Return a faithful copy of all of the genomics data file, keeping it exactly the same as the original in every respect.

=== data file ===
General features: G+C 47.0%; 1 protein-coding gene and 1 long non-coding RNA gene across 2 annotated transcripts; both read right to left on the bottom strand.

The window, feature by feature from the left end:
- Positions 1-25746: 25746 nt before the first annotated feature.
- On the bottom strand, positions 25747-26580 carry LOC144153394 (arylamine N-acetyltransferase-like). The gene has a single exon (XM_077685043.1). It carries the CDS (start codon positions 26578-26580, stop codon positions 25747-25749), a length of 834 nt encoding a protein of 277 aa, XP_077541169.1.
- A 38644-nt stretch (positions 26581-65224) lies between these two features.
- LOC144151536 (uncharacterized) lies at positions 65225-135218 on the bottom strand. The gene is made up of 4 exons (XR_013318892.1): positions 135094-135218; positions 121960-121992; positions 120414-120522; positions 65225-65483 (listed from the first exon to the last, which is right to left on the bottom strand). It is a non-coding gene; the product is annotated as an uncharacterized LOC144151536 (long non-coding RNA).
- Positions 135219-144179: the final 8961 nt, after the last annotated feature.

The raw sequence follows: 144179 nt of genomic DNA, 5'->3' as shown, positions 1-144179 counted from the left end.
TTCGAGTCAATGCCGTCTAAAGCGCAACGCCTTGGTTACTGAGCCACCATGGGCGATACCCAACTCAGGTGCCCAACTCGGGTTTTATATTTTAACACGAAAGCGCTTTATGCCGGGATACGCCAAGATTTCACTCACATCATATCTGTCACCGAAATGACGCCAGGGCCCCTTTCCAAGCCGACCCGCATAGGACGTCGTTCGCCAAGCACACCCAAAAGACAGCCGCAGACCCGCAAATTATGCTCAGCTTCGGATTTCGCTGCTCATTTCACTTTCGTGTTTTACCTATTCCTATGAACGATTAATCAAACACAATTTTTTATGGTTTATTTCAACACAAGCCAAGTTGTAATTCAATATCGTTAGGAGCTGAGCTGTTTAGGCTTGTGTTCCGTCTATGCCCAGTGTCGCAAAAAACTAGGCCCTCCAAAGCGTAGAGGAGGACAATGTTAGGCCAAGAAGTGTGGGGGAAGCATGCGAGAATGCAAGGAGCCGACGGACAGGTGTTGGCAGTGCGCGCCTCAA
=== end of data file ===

General features: G+C 47.0%; 1 protein-coding gene and 1 long non-coding RNA gene across 2 annotated transcripts; both read right to left on the bottom strand.

The window, feature by feature from the left end:
- Positions 1-25746: 25746 nt before the first annotated feature.
- On the bottom strand, positions 25747-26580 carry LOC144153394 (arylamine N-acetyltransferase-like). The gene has a single exon (XM_077685043.1). It carries the CDS (start codon positions 26578-26580, stop codon positions 25747-25749), a length of 834 nt encoding a protein of 277 aa, XP_077541169.1.
- A 38644-nt stretch (positions 26581-65224) lies between these two features.
- LOC144151536 (uncharacterized) lies at positions 65225-135218 on the bottom strand. The gene is made up of 4 exons (XR_013318892.1): positions 135094-135218; positions 121960-121992; positions 120414-120522; positions 65225-65483 (listed from the first exon to the last, which is right to left on the bottom strand). It is a non-coding gene; the product is annotated as an uncharacterized LOC144151536 (long non-coding RNA).
- Positions 135219-144179: the final 8961 nt, after the last annotated feature.

The raw sequence follows: 144179 nt of genomic DNA, 5'->3' as shown, positions 1-144179 counted from the left end.
TTCGAGTCAATGCCGTCTAAAGCGCAACGCCTTGGTTACTGAGCCACCATGGGCGATACCCAACTCAGGTGCCCAACTCGGGTTTTATATTTTAACACGAAAGCGCTTTATGCCGGGATACGCCAAGATTTCACTCACATCATATCTGTCACCGAAATGACGCCAGGGCCCCTTTCCAAGCCGACCCGCATAGGACGTCGTTCGCCAAGCACACCCAAAAGACAGCCGCAGACCCGCAAATTATGCTCAGCTTCGGATTTCGCTGCTCATTTCACTTTCGTGTTTTACCTATTCCTATGAACGATTAATCAAACACAATTTTTTATGGTTTATTTCAACACAAGCCAAGTTGTAATTCAATATCGTTAGGAGCTGAGCTGTTTAGGCTTGTGTTCCGTCTATGCCCAGTGTCGCAAAAAACTAGGCCCTCCAAAGCGTAGAGGAGGACAATGTTAGGCCAAGAAGTGTGGGGGAAGCATGCGAGAATGCAAGGAGCCGACGGACAGGTGTTGGCAGTGCGCGCCTCAA